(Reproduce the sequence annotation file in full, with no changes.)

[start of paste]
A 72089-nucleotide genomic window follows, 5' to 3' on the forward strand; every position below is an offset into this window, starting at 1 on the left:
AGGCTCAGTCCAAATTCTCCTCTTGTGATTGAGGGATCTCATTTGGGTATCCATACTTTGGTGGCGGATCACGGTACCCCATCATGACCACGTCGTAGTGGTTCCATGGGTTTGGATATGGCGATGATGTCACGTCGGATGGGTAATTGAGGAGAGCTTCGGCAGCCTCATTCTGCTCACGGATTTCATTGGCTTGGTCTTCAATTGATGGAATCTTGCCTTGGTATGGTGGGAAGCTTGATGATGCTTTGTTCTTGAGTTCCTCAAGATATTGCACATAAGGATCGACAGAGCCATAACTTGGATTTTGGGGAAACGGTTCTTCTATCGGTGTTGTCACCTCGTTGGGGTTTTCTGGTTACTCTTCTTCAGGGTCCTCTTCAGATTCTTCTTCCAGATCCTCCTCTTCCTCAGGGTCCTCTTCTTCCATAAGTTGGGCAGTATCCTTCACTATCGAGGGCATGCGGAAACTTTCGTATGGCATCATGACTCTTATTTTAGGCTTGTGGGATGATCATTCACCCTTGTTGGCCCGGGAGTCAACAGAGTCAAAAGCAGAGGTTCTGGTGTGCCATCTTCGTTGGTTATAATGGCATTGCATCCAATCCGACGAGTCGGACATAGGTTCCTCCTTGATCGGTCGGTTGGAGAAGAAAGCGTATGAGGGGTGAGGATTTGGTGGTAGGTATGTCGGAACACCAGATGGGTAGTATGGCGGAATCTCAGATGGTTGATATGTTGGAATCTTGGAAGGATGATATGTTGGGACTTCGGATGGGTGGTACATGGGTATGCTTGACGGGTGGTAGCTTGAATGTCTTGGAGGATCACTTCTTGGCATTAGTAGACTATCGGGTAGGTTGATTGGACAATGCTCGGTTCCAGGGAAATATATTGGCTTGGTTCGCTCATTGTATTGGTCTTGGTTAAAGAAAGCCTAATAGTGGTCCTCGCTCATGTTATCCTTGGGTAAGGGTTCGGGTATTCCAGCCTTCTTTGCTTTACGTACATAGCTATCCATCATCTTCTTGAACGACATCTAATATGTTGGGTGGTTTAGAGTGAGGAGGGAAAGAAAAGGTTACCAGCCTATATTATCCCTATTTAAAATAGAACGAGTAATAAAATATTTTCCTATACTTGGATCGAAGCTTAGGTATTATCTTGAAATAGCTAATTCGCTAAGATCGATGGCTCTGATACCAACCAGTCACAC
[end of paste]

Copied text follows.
A 72089-nucleotide genomic window follows, 5' to 3' on the forward strand; every position below is an offset into this window, starting at 1 on the left:
AGGCTCAGTCCAAATTCTCCTCTTGTGATTGAGGGATCTCATTTGGGTATCCATACTTTGGTGGCGGATCACGGTACCCCATCATGACCACGTCGTAGTGGTTCCATGGGTTTGGATATGGCGATGATGTCACGTCGGATGGGTAATTGAGGAGAGCTTCGGCAGCCTCATTCTGCTCACGGATTTCATTGGCTTGGTCTTCAATTGATGGAATCTTGCCTTGGTATGGTGGGAAGCTTGATGATGCTTTGTTCTTGAGTTCCTCAAGATATTGCACATAAGGATCGACAGAGCCATAACTTGGATTTTGGGGAAACGGTTCTTCTATCGGTGTTGTCACCTCGTTGGGGTTTTCTGGTTACTCTTCTTCAGGGTCCTCTTCAGATTCTTCTTCCAGATCCTCCTCTTCCTCAGGGTCCTCTTCTTCCATAAGTTGGGCAGTATCCTTCACTATCGAGGGCATGCGGAAACTTTCGTATGGCATCATGACTCTTATTTTAGGCTTGTGGGATGATCATTCACCCTTGTTGGCCCGGGAGTCAACAGAGTCAAAAGCAGAGGTTCTGGTGTGCCATCTTCGTTGGTTATAATGGCATTGCATCCAATCCGACGAGTCGGACATAGGTTCCTCCTTGATCGGTCGGTTGGAGAAGAAAGCGTATGAGGGGTGAGGATTTGGTGGTAGGTATGTCGGAACACCAGATGGGTAGTATGGCGGAATCTCAGATGGTTGATATGTTGGAATCTTGGAAGGATGATATGTTGGGACTTCGGATGGGTGGTACATGGGTATGCTTGACGGGTGGTAGCTTGAATGTCTTGGAGGATCACTTCTTGGCATTAGTAGACTATCGGGTAGGTTGATTGGACAATGCTCGGTTCCAGGGAAATATATTGGCTTGGTTCGCTCATTGTATTGGTCTTGGTTAAAGAAAGCCTAATAGTGGTCCTCGCTCATGTTATCCTTGGGTAAGGGTTCGGGTATTCCAGCCTTCTTTGCTTTACGTACATAGCTATCCATCATCTTCTTGAACGACATCTAATATGTTGGGTGGTTTAGAGTGAGGAGGGAAAGAAAAGGTTACCAGCCTATATTATCCCTATTTAAAATAGAACGAGTAATAAAATATTTTCCTATACTTGGATCGAAGCTTAGGTATTATCTTGAAATAGCTAATTCGCTAAGATCGATGGCTCTGATACCAACCAGTCACAC